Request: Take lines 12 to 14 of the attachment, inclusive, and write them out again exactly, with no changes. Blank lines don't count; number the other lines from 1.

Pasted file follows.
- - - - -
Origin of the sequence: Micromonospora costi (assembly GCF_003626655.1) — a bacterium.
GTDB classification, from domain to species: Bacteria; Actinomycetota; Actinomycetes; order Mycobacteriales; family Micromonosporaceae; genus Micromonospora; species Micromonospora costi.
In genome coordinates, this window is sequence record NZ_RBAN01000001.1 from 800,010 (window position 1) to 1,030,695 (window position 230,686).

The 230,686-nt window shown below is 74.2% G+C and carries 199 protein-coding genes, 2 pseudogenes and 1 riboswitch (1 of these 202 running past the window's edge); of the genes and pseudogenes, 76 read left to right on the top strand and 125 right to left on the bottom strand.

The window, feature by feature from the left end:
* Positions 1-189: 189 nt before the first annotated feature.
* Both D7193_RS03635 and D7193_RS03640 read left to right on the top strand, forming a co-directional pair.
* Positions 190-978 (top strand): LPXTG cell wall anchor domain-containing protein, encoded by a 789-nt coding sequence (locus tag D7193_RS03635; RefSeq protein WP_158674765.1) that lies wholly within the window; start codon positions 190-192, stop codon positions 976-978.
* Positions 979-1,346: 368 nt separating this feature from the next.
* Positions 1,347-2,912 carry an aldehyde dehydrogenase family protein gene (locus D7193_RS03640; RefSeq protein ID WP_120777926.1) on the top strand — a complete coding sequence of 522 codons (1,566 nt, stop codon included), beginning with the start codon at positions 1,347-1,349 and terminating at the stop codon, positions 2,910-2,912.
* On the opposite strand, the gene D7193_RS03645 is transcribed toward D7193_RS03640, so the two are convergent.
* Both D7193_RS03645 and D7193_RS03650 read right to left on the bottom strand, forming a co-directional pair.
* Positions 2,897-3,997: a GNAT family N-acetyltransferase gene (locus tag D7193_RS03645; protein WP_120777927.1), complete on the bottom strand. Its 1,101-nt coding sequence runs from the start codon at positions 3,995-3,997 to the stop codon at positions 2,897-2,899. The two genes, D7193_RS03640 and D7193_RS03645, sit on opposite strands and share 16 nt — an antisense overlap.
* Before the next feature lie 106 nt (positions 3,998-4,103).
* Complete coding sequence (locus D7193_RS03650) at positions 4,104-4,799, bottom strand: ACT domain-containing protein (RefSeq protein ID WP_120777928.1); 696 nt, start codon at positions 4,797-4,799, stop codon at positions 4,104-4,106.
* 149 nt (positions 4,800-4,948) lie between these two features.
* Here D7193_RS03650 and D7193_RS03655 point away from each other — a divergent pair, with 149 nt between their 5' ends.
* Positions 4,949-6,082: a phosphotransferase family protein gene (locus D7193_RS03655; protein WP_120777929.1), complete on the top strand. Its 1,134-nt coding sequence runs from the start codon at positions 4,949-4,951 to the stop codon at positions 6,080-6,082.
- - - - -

* Both D7193_RS03645 and D7193_RS03650 read right to left on the bottom strand, forming a co-directional pair.
* Positions 2,897-3,997: a GNAT family N-acetyltransferase gene (locus tag D7193_RS03645; protein WP_120777927.1), complete on the bottom strand. Its 1,101-nt coding sequence runs from the start codon at positions 3,995-3,997 to the stop codon at positions 2,897-2,899. The two genes, D7193_RS03640 and D7193_RS03645, sit on opposite strands and share 16 nt — an antisense overlap.
* Before the next feature lie 106 nt (positions 3,998-4,103).